In Figure 2, the id entry shows that the identifier of this GO term in the entire ontology structure is GO:0000001, and the name entry shows that this term represents mitochondrion inheritance. The namespace entry shows that this term belongs to the biological process branch, which is one of the three sub-hierarchical structures of the GO hierarchy. Two is_a entries indicate that the term has two parent nodes, namely organelle inheritance with id GO:0048308 and mitochondrion distribution with id GO:0048311. By resolving all the GO data, we find that the child node of term GO:0000001 is the term mitochondrial DNA inheritance with id GO:0033955.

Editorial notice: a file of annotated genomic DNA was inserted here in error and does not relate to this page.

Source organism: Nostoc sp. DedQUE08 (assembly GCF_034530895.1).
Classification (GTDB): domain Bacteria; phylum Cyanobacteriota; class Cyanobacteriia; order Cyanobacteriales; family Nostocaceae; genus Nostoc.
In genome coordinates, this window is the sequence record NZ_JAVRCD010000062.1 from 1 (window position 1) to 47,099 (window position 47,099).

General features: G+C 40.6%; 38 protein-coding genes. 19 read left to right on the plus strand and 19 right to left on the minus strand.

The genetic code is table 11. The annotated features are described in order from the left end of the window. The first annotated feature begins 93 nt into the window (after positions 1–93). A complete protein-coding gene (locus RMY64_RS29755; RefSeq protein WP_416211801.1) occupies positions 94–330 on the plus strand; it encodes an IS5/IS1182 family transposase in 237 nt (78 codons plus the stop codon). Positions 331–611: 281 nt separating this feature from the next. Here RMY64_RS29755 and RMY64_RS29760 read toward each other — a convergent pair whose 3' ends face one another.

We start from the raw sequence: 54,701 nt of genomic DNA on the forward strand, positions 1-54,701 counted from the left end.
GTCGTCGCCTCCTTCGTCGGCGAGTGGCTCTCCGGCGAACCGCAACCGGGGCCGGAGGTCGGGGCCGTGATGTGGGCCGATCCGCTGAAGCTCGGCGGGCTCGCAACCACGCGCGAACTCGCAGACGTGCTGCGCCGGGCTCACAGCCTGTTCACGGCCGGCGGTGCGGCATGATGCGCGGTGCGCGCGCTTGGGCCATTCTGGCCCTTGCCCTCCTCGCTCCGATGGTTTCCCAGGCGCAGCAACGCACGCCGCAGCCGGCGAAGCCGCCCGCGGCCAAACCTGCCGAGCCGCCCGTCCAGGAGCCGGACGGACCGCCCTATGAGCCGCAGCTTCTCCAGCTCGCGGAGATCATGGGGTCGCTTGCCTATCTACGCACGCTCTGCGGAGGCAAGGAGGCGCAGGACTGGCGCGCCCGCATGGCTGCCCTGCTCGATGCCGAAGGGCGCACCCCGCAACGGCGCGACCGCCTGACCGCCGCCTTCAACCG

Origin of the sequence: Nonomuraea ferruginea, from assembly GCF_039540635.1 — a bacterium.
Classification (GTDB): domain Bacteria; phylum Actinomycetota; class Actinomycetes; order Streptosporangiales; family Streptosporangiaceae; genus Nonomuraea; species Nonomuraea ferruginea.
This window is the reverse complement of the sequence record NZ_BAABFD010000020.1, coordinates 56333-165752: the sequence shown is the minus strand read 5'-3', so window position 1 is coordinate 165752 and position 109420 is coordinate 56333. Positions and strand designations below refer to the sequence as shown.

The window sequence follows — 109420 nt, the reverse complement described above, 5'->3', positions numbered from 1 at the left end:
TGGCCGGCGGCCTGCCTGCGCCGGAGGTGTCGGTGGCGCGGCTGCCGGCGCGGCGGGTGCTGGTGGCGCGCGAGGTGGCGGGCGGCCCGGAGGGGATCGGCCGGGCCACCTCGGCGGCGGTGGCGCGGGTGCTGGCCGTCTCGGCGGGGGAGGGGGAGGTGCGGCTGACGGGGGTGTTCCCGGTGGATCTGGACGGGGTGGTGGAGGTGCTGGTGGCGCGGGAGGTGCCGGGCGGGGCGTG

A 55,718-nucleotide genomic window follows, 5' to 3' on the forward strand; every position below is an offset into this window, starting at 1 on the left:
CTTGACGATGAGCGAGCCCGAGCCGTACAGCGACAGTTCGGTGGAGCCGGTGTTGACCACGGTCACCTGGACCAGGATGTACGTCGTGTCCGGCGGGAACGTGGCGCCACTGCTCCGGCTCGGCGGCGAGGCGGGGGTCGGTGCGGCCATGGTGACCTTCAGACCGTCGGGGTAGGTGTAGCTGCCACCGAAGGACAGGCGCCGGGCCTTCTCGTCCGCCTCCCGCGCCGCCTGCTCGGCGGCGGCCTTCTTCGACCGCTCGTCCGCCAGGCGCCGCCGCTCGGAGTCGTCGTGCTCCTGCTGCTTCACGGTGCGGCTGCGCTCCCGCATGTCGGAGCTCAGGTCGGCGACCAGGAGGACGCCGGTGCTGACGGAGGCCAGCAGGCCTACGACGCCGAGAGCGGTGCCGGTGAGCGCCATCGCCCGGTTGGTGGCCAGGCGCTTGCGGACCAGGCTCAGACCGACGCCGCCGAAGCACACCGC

1. b. The Gene Ontology association file. Download from the GO website [1], this file records concretely the relationships between each gene in the UniProt database and each GO term. The records are in the form of a triplet <gene, GOID, PMID>. The entries of this triplet represent respectively, from left to right, the identifier of the gene in the UniProt database, the identifier of GO term associated with the gene and the PMID of the evident data confirming reasonability of this annotation. There are a total of 198021 such records in this file.
  2. c. The MEDLINE abstract file. Downloaded from the U.S. National Center for Biotechnology Information (NCBI) website [9], this file contains the title and abstract contents of MEDLINE documents prior to 2008.

3.2 Evaluation Methods